Unguja is the biggest island within the Zanzibar archipelago. It houses the seat of the government and boosts of having a live history of Zanzibar vividly seen along the narrow streets of the Stone town. Because of its rich history, its importance as it harbours the capital of Zanzibar, its collection of crystalline sandy beaches, its close proximity to the mainland of Tanzania, and perhaps its easier accessibility by both sea and air, Unguja attracts thousands of visitors every year.
- Unguja Mjini (Zanzibar Town) - located almost at the centre of the island, on its western side. It is the capital of Zanzibar and the centre for all the commercial and political activities. Zanzibar Town consists of the core historical part, the Stone Town, and the Ng'ambo area on the other side of the old Darajani Creek, which used to separate the two parts. Both the Stone Town and the Ng'ambo area have their own share of history and contains several attractions worth a visit.
- Makunduchi - southern most town (population - 6000), the only one in the coral rag zone. It is the administrative centre for the Zanzibar South district and recently, a wave of tourism industry has uplifted its status considerably. Makunduchi is also popular for its annual Mwaka Koga festivals, a legacy of the Persian connection.
- Mkokotoni - a town of between 2500 and 3000 inhabitants is largely forgotten in the present times, but was once an important harbour for north-bound travellers and cargo. It is an administrative centre for North A district. New centres at Mkwajuni and Gamba have overshadowed Mkokotoni and the harbour does not receive cargo on a regular basis.
- Dunga - although it was famous for its troubled period as the headquarter of the Mwinyi Mkuu, the local Shirazi ruler, it was not a major centre until recently when it became the administrative centre for the Zanzibar Central district. Currently, about 3000 people live at Dunga and mainly depend on farming for their livelihood. Located at the junction of the roads going to Chwaka on the east and the one heading northwards to Bambi, Dunga is roughly at the centre of Unguja Island.
- Mahonda - was made popular by the presence of a sugar factory built with Chinese assistance in the 70s. During the old good days, the town never slept due to the activities in sugar plantations and the subsequent processing of sugarcane into sugar, spirits and perfumes. It became an important hub for the northern part of Unguja Island but the factory has now collapsed and the town inhabitants, numbering to about 6000, have resorted to farming and other businesses for their subsitstence.
Unguja Island is surrounded by more than 20 islands, most of them unihabited and located on the western side within the Zanzibar Channel. Arranged alphabetically, Unguja island is surrounded by the following islands and islets:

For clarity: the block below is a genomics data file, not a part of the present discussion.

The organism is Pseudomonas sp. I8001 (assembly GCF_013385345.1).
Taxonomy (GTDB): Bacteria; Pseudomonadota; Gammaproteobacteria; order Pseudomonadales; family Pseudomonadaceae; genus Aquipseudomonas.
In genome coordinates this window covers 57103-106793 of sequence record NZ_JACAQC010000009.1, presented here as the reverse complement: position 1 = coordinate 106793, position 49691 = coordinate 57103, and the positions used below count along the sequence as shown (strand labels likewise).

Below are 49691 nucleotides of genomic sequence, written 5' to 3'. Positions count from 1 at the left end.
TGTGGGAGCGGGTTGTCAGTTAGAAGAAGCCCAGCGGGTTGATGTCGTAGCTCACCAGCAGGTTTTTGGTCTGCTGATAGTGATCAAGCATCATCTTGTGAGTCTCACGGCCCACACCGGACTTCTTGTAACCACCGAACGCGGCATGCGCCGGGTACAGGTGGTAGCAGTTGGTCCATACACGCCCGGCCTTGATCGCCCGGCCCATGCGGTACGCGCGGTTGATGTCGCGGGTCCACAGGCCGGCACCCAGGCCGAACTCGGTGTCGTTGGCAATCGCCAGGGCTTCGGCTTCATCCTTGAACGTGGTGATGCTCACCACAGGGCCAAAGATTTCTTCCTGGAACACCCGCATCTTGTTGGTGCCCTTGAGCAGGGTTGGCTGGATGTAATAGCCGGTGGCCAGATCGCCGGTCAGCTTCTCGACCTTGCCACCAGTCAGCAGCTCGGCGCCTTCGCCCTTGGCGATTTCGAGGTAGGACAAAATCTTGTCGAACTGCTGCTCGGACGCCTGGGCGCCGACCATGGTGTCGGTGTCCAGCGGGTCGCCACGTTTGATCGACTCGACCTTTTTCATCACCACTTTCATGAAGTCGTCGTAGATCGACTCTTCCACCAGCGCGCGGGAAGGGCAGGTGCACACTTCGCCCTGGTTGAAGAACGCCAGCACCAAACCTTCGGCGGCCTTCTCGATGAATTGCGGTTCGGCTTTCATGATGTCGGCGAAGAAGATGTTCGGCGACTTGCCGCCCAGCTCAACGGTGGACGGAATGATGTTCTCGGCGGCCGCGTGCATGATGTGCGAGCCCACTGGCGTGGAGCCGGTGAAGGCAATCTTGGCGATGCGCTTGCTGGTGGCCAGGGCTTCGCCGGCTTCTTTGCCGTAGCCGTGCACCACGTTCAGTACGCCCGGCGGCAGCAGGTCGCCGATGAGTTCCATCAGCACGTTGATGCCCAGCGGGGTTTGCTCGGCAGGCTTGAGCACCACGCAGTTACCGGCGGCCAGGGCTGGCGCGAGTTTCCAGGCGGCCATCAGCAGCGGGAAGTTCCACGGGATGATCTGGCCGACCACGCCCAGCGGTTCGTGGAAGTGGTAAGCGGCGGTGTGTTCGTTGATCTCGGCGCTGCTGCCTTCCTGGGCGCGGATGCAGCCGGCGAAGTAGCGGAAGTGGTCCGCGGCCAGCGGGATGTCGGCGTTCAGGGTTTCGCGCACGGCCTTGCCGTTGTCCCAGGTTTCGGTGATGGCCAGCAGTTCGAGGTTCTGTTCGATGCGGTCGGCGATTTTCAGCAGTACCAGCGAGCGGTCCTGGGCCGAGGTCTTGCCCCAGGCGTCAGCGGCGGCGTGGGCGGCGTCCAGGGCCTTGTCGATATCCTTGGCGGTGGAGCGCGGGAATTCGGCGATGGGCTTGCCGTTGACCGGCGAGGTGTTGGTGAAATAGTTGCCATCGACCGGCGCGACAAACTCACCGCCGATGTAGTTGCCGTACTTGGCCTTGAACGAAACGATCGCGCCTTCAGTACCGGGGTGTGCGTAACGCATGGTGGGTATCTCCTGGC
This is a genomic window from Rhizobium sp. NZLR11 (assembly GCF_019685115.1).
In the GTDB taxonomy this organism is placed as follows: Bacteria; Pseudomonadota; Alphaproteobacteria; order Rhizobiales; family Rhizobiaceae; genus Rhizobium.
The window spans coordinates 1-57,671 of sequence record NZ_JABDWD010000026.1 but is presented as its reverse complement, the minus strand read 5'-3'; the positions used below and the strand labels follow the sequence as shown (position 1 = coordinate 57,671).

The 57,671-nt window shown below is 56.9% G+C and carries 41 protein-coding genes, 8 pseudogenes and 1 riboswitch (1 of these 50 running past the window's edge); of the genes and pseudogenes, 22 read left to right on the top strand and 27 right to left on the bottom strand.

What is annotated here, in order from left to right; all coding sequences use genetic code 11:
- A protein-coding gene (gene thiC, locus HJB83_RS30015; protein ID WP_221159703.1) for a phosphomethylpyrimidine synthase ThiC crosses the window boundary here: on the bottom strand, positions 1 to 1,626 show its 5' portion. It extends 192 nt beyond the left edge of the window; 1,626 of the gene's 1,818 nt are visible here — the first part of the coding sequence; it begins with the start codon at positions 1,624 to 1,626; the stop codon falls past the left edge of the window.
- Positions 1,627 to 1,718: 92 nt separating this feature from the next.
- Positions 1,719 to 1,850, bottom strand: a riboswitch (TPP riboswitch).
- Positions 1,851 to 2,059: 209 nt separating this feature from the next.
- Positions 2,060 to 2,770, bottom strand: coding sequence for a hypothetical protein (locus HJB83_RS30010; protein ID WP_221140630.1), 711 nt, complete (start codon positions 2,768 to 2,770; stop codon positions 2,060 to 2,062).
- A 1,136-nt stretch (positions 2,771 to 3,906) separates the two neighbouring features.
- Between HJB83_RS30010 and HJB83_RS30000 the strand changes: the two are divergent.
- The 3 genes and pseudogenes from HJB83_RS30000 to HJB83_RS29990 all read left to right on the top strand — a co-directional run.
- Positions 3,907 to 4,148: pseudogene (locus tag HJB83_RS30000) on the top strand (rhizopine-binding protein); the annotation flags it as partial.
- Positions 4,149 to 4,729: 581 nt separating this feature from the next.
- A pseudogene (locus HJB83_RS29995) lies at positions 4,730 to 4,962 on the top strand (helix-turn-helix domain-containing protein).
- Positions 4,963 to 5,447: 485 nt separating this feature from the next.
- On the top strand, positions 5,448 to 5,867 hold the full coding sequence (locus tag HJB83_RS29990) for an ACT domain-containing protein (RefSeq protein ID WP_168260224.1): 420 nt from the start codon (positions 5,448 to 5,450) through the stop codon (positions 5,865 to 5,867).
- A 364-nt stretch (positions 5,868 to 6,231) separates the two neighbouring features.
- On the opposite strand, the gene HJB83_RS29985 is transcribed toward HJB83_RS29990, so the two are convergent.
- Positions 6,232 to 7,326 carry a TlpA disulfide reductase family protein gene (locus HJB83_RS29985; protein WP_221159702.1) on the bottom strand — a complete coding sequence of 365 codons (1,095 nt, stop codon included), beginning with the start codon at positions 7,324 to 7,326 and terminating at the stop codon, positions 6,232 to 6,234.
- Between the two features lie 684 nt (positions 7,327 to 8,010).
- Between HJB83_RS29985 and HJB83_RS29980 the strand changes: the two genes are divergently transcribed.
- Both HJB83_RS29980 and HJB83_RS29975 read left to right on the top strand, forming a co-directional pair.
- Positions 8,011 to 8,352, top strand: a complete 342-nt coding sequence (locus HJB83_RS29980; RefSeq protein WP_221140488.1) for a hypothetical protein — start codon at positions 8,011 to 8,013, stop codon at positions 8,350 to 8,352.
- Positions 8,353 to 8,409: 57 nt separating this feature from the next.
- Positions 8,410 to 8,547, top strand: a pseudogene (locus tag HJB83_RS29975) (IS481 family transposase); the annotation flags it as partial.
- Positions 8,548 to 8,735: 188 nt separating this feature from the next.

- Bawe - located few kilometers west of Zanzibar town, it is the most visible island to visitors. However, its popularity is overshadowed by the neighbouring islands of Changuu (Prison island) and Chapwani, and Kibandiko just north of Zanzibar town.
- Changuu - also called Prison Island, Changuu has a historical significance due to its use as a cemetery by the British sailors. Currently, it is home to the Giant tortoises whose origin is believed to be in the Sychelles.
- Chapwani - is the closest island to Zanzibar town.
- Chumbe - located less than 10 miles south-west of Zanzibar town, Chumbe (area: ca. 20 ha) harbours a rich coral environment and has recently been declared a reserved area. The whole island and its surrounding area has been turned into a coral park managed by a private entrepreneur.
- Kibandiko - is a small islet located close to Zanzibar town on a stretch of reef north-west of Zanzibar town.
- Kizingo - is a small islet located between Chumbe island and main island of Unguja.
- Kwale - together with Miwi and Nianembe, is part of islets located on the Menai Bay, south-west of Unguja island. The bay, together with the adjacent islands has been declared a conservation area.
- Latham island - also called Fungu Kizimkazi, 6° 54' S and 39° 56' E, is a low-lying island about 56 km south of Unguja island and 64 km south-east of Dar es Salaam. It is known for its seagrass beds, reefs and spectacular views of bird colonies.
- Makutani - is a small islet that lies between Tumbatu island and Mkokotoni.
- Miwi - is a small islet that lies between Ras Fumba and Uzi island. To the east of Miwi islet is the Nianembe islet.
- Mnemba island - is a small island north-east of Unguja island. With the surrounding reefs, sandy beaches and good diving sites Mnemba is a popular holiday island enjoying visits from rich tycoons.
- Nianembe - is a small islet that lies close to
- Mwana wa Mwana - is a small islet north of Tumbatu island.
- Nianembe - is a small islet that lies close to Uzi island.
- Popo - is a small islet that lies between Tumbatu and Mkokotoni on the main island of Unguja Island. It is located at the doorway to the Mkokotoni harbour.
- Ukanga - is a small islet near Kisakasaka. It used for farming.
- Uzi - is one of the two inhabited islands surrounding Unguja island.
- Pungume - is the first island you see when travelling by by sea from Dar es Salaam.
- Tumbatu - an island located on the north-western part of Unguja Island known for its historical significance and home to the Watumbatu ethnic group. Tumbatu and Uzi are the only permanently inhabited islands on Unguja.